And Using Them on Less Than Perfect Pictures
Let's start off with a few links to other basic tutorials that might help:
How to Crop an Image in Photoshop
Image Resolution Tips (helpful to know when cropping)
All of these techniques are well and good if your image is fairly sharp and clear and normally colored to begin with, but . . . Well, how often do you stumble across perfect images when you're working with screencaps or manip source pics? Not often enough, damnit. But there are ways to manipulate less-than-perfect images and fix them up using the above techniques, and that's what we'll be discussing today.
Now, obviously cropping is good for a lot of things, for instance, getting rid of those awful station logos that pepper some screencaps (unless they happen to be in the middle of your picture, in which case you'll need a clone brush and some patience, but we'll talk about that later). However, another thing to know when cropping is a little about composition. Last month our magnificent katekat1010 explained the rule of thirds as part of her wonderful discussion, and that is an excellent place to start.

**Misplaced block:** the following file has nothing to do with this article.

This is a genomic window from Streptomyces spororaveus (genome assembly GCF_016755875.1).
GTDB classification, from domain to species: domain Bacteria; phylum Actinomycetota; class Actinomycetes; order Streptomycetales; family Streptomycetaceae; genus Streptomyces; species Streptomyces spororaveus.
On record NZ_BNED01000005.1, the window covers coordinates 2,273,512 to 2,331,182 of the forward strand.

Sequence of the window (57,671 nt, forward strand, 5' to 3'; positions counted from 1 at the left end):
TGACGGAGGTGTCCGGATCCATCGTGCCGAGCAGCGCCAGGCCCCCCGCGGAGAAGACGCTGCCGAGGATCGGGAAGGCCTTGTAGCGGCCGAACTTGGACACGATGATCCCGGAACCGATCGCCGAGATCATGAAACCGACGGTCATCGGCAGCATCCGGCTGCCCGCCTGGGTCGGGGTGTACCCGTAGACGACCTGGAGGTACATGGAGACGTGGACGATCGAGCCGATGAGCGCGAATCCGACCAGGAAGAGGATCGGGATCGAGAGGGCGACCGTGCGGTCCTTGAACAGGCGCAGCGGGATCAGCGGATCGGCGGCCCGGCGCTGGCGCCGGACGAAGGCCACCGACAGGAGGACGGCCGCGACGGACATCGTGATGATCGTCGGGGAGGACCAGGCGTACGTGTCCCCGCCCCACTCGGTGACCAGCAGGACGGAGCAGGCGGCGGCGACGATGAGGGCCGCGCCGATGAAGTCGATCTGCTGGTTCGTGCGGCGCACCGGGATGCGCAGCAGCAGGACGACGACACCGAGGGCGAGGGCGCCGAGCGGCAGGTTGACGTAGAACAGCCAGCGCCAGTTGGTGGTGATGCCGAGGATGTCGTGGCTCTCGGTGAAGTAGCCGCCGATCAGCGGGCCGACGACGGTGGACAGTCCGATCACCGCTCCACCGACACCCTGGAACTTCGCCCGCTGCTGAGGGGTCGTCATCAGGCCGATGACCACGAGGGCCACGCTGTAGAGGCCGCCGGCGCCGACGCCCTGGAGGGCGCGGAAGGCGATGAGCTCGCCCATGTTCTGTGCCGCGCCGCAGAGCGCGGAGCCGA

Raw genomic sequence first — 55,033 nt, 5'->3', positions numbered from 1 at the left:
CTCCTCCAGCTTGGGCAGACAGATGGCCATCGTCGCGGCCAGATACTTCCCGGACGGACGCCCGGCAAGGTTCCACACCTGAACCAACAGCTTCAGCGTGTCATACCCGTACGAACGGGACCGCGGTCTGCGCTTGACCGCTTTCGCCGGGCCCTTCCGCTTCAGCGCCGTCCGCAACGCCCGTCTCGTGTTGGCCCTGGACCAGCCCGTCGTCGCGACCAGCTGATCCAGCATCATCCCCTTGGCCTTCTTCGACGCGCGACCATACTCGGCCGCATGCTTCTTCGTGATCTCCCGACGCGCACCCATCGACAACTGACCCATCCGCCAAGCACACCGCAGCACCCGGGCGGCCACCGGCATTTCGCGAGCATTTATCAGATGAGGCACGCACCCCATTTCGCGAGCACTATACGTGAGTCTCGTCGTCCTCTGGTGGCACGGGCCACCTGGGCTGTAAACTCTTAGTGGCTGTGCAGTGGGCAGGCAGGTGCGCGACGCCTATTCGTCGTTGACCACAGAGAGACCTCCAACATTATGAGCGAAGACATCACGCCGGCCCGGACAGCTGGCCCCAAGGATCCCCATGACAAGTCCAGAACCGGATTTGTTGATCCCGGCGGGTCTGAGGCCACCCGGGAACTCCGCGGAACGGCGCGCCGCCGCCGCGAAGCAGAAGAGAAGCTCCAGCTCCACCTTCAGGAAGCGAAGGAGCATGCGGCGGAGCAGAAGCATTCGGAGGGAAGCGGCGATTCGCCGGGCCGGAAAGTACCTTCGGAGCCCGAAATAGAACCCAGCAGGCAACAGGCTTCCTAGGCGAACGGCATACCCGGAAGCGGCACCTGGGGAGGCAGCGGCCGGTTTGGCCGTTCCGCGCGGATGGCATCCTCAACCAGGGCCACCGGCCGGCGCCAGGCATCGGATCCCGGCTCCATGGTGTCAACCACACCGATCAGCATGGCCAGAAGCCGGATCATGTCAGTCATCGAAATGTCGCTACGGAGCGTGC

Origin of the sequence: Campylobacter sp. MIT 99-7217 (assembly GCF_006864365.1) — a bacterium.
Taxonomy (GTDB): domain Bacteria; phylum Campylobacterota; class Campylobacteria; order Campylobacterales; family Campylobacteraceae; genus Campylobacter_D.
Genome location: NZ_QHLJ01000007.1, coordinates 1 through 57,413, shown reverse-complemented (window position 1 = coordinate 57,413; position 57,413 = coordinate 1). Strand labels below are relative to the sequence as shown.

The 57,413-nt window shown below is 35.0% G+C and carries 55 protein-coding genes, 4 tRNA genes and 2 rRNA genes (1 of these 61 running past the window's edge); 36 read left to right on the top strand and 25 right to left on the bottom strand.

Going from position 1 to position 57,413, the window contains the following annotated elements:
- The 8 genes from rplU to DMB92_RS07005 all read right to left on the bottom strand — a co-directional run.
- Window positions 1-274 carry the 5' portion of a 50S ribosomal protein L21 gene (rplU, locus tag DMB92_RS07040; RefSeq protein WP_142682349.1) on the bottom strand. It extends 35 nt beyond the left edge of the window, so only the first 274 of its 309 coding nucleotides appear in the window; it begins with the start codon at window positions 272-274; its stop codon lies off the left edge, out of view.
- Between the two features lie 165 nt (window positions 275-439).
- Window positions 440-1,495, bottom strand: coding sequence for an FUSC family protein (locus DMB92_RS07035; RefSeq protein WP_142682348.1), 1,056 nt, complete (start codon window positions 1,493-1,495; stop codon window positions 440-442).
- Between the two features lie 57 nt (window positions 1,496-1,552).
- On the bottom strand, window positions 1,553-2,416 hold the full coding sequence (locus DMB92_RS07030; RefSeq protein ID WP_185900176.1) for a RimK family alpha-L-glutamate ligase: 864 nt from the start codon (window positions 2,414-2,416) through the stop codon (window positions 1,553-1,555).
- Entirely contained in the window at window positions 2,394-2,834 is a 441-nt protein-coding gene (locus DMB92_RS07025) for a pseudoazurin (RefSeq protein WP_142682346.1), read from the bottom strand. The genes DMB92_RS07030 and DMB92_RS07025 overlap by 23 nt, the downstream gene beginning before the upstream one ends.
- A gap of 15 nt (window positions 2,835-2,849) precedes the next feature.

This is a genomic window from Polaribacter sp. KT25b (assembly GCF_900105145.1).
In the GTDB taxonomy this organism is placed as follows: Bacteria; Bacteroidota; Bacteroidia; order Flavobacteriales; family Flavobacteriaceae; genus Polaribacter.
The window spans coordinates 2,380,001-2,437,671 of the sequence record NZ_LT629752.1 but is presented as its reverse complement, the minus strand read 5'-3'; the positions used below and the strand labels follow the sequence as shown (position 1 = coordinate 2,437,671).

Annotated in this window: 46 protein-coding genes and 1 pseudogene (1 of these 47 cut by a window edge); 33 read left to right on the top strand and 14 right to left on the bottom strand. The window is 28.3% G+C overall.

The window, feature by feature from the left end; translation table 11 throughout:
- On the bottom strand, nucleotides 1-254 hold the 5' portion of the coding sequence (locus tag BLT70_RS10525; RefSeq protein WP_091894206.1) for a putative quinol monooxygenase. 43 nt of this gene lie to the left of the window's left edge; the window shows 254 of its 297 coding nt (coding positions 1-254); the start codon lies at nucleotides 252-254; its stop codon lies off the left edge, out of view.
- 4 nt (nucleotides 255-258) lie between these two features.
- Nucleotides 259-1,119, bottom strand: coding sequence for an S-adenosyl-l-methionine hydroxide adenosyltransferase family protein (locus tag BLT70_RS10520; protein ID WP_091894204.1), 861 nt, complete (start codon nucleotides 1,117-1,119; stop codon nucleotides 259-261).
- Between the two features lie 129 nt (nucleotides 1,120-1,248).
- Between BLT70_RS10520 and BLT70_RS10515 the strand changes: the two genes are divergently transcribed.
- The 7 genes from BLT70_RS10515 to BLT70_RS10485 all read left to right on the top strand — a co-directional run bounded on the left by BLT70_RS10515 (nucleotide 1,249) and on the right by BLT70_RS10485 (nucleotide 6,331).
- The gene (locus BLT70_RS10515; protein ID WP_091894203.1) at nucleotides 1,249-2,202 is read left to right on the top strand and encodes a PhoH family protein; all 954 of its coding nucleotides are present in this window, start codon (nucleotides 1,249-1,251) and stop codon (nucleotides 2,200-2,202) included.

We'll use this picture as an example . . .
(click for full-sized image)
We now have a lovely (and scary) screencap from Doctor Who, but there's a lot of stuff in there that's entirely unnecessary. I'm going to use a 300 px by 300 px, crop so you can see what I'm doing, but it's not too huge, however these principles apply to any size crop. Now, we could just crop it with the statue in the center, which would give us . . .